Coal-fired power plants totaling 1,285 MW in Florida and Mississippi are slated to close in the first part of next year, two more casualties of stagnant power demand and low power prices driven down by cheap natural gas.
The Florida Public Service Commission on Monday approved a plan to close the 1,252 MW St. Johns River Power Park, which is jointly owned by Florida Power & Light and JEA, the Jacksonville municipal utility, Jan. 5.
- Separately, city owned Greenwood Utilities in Mississippi plans to close its 33 MW Henderson coal plant in May.
Coal has been struggling against the low cost of power generated from natural gas made possible by cheap fuel from U.S. shale plays. Those economic pressures have been compounded by slack power demand in many regions which can lead to low dispatch rates for generating plants.
In Florida, JEA says it has excess generating capacity primarily as a result of its customers’ “effective conservation methods.” JEA owns 80% of the St Johns River plant. The other 20% is owned by FPL. Last year the plant produced half as much energy as it did 10 years ago.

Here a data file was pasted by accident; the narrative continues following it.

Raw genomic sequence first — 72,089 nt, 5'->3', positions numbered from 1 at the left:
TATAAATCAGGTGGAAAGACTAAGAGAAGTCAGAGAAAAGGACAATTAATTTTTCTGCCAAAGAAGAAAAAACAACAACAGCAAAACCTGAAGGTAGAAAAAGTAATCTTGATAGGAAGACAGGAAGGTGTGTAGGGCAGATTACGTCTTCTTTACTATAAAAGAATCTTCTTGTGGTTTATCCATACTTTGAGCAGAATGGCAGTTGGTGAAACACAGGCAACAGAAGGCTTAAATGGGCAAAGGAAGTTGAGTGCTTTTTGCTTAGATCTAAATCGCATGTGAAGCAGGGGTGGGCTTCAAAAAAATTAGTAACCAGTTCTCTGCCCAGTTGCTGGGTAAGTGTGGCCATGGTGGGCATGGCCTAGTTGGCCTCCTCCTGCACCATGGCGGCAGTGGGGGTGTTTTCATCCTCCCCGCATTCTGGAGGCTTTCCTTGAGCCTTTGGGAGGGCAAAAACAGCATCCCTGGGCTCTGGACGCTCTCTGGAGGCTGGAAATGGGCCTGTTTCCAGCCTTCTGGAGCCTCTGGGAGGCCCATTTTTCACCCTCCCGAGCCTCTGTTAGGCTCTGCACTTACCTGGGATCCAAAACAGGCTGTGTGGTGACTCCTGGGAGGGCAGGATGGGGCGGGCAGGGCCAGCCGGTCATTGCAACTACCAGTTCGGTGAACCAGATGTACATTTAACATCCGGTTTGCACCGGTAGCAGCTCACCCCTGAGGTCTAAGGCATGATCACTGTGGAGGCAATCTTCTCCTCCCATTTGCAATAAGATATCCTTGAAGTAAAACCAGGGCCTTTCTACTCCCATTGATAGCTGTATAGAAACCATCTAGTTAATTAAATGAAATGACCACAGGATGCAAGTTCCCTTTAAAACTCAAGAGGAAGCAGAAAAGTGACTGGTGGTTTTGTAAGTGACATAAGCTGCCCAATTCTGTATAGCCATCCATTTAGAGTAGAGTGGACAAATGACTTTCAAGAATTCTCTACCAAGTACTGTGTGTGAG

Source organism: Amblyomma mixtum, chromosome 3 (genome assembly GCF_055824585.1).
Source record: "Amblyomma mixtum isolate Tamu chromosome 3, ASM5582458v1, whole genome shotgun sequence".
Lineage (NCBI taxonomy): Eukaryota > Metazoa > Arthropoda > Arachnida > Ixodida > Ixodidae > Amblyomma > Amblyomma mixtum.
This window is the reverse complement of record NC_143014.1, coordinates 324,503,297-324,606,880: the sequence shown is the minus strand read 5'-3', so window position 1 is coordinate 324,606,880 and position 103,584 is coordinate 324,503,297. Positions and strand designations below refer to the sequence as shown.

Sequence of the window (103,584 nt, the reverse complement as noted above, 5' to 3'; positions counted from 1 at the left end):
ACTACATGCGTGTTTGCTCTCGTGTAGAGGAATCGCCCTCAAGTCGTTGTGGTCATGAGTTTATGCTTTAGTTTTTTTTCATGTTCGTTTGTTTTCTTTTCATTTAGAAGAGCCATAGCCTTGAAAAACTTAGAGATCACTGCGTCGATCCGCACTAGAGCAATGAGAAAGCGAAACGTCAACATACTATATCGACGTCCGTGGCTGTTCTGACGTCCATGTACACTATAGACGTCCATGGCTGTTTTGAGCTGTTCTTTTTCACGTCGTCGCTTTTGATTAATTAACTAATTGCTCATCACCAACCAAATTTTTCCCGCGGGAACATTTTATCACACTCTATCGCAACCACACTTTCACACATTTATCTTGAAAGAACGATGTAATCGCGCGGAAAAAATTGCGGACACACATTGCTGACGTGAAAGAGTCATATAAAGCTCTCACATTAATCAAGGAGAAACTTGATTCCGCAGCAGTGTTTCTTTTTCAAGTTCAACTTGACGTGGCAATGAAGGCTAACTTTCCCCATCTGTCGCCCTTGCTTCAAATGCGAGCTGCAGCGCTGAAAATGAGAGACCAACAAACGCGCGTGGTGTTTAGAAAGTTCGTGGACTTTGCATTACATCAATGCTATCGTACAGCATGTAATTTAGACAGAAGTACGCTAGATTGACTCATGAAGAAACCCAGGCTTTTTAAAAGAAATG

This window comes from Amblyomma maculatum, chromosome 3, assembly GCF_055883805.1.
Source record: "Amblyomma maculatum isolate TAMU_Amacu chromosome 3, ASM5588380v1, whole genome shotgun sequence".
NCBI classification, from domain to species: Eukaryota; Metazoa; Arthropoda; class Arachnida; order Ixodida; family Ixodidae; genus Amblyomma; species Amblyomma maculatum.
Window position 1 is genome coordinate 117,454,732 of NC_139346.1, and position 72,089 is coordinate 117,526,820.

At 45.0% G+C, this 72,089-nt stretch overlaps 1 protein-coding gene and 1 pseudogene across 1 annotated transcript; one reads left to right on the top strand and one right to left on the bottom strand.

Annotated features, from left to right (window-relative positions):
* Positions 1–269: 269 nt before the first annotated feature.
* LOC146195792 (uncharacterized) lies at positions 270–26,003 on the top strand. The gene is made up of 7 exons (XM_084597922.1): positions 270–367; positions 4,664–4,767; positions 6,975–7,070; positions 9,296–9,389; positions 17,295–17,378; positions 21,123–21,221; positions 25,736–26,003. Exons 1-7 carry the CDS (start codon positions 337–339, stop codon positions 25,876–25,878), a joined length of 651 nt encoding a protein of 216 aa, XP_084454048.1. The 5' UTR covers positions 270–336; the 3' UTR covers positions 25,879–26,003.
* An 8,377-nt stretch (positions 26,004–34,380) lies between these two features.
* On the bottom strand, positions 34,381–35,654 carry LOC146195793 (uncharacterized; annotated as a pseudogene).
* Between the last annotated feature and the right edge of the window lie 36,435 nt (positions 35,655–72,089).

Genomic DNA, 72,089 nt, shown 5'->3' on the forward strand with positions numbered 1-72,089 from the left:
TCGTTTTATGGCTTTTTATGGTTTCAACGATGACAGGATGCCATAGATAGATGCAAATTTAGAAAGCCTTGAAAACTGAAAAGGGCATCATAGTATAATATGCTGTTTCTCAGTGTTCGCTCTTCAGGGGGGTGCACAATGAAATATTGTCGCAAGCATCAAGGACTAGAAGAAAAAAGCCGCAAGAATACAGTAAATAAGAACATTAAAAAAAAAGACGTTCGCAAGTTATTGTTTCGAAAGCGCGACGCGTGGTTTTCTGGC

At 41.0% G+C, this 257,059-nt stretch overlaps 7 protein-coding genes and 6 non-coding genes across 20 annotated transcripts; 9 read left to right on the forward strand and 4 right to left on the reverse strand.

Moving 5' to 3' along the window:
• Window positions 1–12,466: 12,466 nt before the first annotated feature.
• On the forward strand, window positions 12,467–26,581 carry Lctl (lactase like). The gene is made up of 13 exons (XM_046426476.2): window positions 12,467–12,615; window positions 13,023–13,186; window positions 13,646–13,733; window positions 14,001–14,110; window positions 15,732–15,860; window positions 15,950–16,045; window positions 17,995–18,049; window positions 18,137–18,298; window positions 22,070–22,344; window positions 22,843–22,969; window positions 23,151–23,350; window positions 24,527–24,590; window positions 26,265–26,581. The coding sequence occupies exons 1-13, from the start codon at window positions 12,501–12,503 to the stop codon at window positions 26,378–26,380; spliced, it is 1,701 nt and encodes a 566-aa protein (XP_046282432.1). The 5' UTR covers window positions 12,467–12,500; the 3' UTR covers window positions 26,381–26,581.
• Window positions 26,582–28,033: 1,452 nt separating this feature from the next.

“This agreement is important for JEA and will allow us to right-size our power generation capabilities while offering, significant environmental benefits to the community,” JEA CEO Paul McElroy said in a statement.
In Mississippi, demand for the output from the Henderson plan fell after utilities in Mississippi joined the Midcontinent Independent System Operator.
Access to MISO’s relatively cheap electricity has meant that the Henderson plant is infrequently dispatched. The plant is now producing only 3% of the electricity that Greenwood buys from the Municipal Energy Agency of Mississippi, a group of city-owned utilities.
Greenwood Utilities CEO Tony Sinclair told the AP that revenue from the Henderson plant no longer covers costs and maintenance is difficult because many machines are so old that they require custom made parts.